Poll shows overwhelming support

Selkirk residents voted overwhelmingly in support of a bypass last Thursday and Friday in a straw poll conducted by the Selkirk Regeneration Company.

By The Newsroom
Friday, 5th August 2016, 10:29 am
Updated Friday, 5th August 2016, 12:38 pm
Dr Lindsay Neil in the pop-up shop just before the accident.
Dr Lindsay Neil in the pop-up shop just before the accident.

Almost 97% of those taking part voted in favour of a bypass around the town.

The poll, held at a pop-up shop in Tower Street, was a response to Scottish transport minister Humza Yousaf’s request for more information on how many people want the proposed bypass before committing any Government funds to the project.

The possibility of a bypass being built through Selkirk was first mooted in 1936 as the number and size of vehicles using the main road through the town was deemed to be too high even then.

However, though cars and lorries became larger and more numerous, the issue of the bypass was continually shelved as being too expensive.

But several recent accidents and a visit to Holyrood by the A7 Action Group to meet with the new transport minister two months ago has seen the idea gain fresh momentum.

Of the 582 people who took part in the poll – more than 10% of Selkirk’s population – 563, or 96.7%, were in favour of a bypass and 19 were against it, with one voter being undecided and one form being spoiled.

Regeneration company chief Lindsay Neil sent those figures to the minister, saying: “The result was emphatic support for a bypass.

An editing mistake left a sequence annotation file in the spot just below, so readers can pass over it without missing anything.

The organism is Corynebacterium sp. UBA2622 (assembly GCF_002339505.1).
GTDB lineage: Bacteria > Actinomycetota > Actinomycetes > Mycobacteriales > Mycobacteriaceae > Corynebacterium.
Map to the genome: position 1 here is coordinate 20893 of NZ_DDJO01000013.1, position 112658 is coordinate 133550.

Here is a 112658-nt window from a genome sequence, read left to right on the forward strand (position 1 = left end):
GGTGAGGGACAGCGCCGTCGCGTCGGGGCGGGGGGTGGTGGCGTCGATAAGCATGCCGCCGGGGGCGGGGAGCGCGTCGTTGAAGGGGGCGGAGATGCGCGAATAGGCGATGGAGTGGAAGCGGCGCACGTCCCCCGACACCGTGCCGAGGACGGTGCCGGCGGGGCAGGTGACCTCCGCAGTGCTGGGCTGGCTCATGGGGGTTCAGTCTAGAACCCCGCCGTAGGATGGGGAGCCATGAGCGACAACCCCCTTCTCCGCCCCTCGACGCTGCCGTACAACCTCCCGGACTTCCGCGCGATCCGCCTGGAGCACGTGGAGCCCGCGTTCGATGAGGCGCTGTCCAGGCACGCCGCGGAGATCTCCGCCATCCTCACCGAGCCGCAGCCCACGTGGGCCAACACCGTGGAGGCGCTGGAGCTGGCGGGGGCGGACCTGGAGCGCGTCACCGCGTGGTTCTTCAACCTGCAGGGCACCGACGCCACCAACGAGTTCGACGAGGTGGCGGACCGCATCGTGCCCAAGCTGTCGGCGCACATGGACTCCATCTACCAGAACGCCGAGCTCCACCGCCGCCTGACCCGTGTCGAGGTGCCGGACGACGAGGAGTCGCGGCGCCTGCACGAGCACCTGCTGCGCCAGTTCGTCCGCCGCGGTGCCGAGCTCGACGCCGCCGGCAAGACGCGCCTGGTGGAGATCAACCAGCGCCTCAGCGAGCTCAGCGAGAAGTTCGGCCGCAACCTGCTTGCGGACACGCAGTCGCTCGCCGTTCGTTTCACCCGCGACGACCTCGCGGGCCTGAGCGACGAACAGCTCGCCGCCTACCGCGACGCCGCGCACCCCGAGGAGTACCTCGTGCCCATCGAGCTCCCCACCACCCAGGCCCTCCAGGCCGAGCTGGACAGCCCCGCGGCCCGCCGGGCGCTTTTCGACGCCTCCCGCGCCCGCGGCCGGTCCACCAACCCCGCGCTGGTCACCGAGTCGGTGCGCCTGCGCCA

“There can be no doubt of what Selkirk wants.

“Selkirk’s people can legitimately ask for a better level of safety for its citizens, and the Government transport department needs to be made aware of the facts.

“As if to emphasise the public safety improvement that a bypass would confer, on the Friday, a young Selkirk mother, Kerrie Renwick, was knocked head over heels and injured by the tail end of an articulated lorry negotiating the Tower Street/High Street right-angled bend going south [see story, page 1].

“She was walking quite legally on the pavement with her family and the driver would have been quite oblivious of having hit anyone. The biggest lorries have to use both carriageways and the pavement in order to get round this corner and the driver would have been unsighted.

“Last year, a lady was killed in Selkirk on the A7, and a few years ago, a schoolgirl was killed.

“The danger to pedestrians and local citizens is getting steadily worse, and many incidents go unreported as the traffic volume increases, the vehicles become larger and pollution and danger increase.”